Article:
How much does a website cost?
“So How Much Does a Website Cost?”
I spend a lot of time answering this question. My answer is always the same:
Think of building your website as if you were building a house. If you’re fine with living in any old shack down by the river, you’ve got a lot of options. But let’s say you want a victorian with a wrap-around porch, white trim, a garden and a giant yard for your 2.5 kids and golden retriever. Now you’re talking about an entirely different process.
How many bedrooms are there? What school district is it in? Will there be room for my massive Green Bay Packers collection?
You wouldn’t just wake up one morning and buy a house willy-nilly. You would take time to set your budget, go to open houses and argue with your loved ones about which option is best. Websites really work the same way. If you just want to let the world know you exist, then a lot of options will work. When we get asked how much a website costs, our answer really centers around what you want and need it to do for your business.
After 10 years of working in the web and marketing space, I’ve noticed that what used to be the main price driver in the digital space has started to change. Historically, the big cost driver of a website was its level of complexity. Sites can still get very complex, but the landscape is experiencing a shift.
I now find myself spending time assessing how many pages your site needs to have, how many words you’re starting out with versus how many need to be written, how good your key messaging and stories are, etc. I just returned from a week in Boston for where I attended an inbound marketing conference—with 14,000 other like-minded digital marketers and business professionals.
Here are 4 main cost drivers I most often see in web development:
- Functionality and Brand Development
- Cost of Content (not the number of pages, but the messaging on those pages)
- Custom vs. Template
- Dynamic Functionality
As a Marketing consultant, It can be frustrating when prospects ask for websites without any context of what they’re being asked to achieve. Between a wide range of business objectives and a shifting cost drivers, I will attempt to lay out a few level-setting expectations when it comes to the development of a new website.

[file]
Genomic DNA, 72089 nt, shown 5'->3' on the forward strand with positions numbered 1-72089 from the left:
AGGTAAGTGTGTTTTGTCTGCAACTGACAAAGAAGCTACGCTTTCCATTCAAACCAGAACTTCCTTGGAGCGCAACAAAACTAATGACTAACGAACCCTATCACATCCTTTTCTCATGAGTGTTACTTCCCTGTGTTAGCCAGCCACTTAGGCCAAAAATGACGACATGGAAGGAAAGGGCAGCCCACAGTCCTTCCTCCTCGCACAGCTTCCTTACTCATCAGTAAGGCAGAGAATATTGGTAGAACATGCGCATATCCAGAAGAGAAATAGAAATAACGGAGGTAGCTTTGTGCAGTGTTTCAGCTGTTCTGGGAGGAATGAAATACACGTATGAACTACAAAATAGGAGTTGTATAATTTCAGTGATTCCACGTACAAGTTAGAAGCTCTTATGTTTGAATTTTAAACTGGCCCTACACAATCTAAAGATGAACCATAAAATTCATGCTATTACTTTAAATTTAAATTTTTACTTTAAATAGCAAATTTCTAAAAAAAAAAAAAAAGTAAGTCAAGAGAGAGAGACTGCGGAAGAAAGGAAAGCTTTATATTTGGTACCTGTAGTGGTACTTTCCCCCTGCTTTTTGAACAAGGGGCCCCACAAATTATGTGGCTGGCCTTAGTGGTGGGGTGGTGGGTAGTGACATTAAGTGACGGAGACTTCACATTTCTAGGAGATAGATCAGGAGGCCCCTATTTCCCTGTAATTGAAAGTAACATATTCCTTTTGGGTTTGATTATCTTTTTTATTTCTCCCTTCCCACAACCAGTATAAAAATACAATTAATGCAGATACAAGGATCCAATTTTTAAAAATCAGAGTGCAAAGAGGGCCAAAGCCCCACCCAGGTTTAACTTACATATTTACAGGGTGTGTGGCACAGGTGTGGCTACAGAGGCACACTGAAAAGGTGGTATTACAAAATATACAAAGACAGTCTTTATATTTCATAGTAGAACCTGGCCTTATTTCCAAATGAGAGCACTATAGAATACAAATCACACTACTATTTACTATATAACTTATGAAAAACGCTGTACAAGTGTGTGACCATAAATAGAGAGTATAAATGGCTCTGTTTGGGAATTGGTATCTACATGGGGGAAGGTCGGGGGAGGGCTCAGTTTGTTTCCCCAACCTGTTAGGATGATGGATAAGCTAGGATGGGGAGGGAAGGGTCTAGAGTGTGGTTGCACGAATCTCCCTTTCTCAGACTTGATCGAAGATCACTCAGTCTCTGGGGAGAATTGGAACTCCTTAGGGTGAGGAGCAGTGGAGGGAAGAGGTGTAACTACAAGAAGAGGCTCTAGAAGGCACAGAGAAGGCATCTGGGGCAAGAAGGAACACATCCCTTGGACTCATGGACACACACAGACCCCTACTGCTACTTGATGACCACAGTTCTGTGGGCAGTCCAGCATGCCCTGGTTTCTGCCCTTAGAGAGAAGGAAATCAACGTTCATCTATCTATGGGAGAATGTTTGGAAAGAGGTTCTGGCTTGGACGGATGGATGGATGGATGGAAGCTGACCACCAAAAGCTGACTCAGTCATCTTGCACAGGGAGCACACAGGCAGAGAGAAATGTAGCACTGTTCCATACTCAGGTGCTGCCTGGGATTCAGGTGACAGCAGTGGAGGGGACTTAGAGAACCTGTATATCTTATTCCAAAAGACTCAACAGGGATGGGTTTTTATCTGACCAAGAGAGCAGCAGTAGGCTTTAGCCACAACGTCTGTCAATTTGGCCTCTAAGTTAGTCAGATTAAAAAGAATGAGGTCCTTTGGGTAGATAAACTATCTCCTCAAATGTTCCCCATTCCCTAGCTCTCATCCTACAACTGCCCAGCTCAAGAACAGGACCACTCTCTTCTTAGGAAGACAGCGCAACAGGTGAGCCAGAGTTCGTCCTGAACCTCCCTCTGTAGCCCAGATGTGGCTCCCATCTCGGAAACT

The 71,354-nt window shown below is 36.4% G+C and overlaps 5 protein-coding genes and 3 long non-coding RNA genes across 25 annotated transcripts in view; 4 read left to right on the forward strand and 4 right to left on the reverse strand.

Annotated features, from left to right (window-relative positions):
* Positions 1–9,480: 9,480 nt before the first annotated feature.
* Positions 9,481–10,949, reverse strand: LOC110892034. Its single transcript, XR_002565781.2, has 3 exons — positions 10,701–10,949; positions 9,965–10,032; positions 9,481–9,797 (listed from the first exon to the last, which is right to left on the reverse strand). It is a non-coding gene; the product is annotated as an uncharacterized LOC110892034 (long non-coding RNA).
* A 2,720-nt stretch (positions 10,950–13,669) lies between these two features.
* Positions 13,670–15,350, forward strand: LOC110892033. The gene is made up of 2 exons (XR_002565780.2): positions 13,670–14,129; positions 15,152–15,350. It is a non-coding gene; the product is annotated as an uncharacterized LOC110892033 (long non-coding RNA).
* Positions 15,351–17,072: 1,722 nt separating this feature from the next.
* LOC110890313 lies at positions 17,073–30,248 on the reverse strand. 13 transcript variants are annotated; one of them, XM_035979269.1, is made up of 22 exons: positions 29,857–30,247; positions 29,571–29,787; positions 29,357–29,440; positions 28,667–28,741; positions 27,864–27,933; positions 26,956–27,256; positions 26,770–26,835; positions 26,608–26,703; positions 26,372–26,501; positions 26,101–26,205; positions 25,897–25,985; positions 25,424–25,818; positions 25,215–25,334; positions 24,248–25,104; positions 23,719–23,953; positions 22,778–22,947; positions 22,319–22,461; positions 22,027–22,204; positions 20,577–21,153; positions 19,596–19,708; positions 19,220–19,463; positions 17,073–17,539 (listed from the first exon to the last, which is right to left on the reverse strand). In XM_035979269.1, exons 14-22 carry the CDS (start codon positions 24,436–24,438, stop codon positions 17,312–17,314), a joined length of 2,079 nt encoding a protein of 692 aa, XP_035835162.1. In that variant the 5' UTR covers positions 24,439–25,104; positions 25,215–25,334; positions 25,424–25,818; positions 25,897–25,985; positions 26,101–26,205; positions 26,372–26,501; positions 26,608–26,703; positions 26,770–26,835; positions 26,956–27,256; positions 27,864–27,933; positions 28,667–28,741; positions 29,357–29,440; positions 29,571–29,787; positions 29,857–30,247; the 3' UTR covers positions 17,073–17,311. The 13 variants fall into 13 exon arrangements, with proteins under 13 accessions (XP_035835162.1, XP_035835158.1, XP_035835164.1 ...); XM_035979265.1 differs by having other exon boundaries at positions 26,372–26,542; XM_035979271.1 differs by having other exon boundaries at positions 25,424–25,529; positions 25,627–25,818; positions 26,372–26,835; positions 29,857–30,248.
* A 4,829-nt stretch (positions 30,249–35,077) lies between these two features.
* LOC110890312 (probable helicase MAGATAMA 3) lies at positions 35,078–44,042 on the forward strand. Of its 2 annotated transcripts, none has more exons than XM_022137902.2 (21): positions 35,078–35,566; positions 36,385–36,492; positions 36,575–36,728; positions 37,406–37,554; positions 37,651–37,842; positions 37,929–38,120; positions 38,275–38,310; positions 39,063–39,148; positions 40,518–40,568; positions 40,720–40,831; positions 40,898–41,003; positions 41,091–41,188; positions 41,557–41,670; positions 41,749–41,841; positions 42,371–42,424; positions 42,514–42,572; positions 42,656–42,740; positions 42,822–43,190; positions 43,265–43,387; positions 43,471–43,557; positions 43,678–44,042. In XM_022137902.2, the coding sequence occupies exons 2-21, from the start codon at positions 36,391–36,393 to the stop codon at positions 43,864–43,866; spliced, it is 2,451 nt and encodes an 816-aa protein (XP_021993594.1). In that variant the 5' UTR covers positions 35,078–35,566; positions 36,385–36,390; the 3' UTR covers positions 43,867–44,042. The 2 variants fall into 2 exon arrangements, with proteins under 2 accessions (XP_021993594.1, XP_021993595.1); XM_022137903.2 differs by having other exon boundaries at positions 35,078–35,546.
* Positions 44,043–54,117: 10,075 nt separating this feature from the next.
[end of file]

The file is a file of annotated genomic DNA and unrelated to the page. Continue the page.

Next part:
To begin, check out this post I wrote about developing marketing budgets. Long story short, I usually recommend spending about 5% to 10% of annual revenue on marketing—which could include a website.
Full disclosure, our agency is not built for templated, “dev and dump” websites. The way our agency is structured, the small websites sacrifice the planning, custom branding, SEO and content help that we are set up to provide.
Having a strong website foundation will serve as a great springboard to build all of your content strategy around. You’ve got some data-driven strategy and planning, custom branding and key messaging help, and some SEO optimization for a handful of keywords… But keep in mind, this will give you a strong nucleus that every month you can (and should) start adding to based on your growth and business objectives.
To prevent your website from being a shack made of twigs down by the river, I’ll attempt to set up some bumpers to guide you toward the right solution for your business:
$2,500 – $5,000
Work with a freelance web developer with a templated approach.
$5,000 – $20,000
Work with a small web shop using template base with some custom design.
SMALL/MID SIZE BUSINESS:
$20,000 – $50,000
Work with an agency or firm for custom planning, design and development.
Work with agency to develop custom plan with dynamic functionality.
Always remember to pursue the solution that best fits your business objectives. If you’re looking for an agency, I would encourage you to find one that can support your brand for a long time. You will be best served by working with a partner who is invested in helping you leverage your digital investment.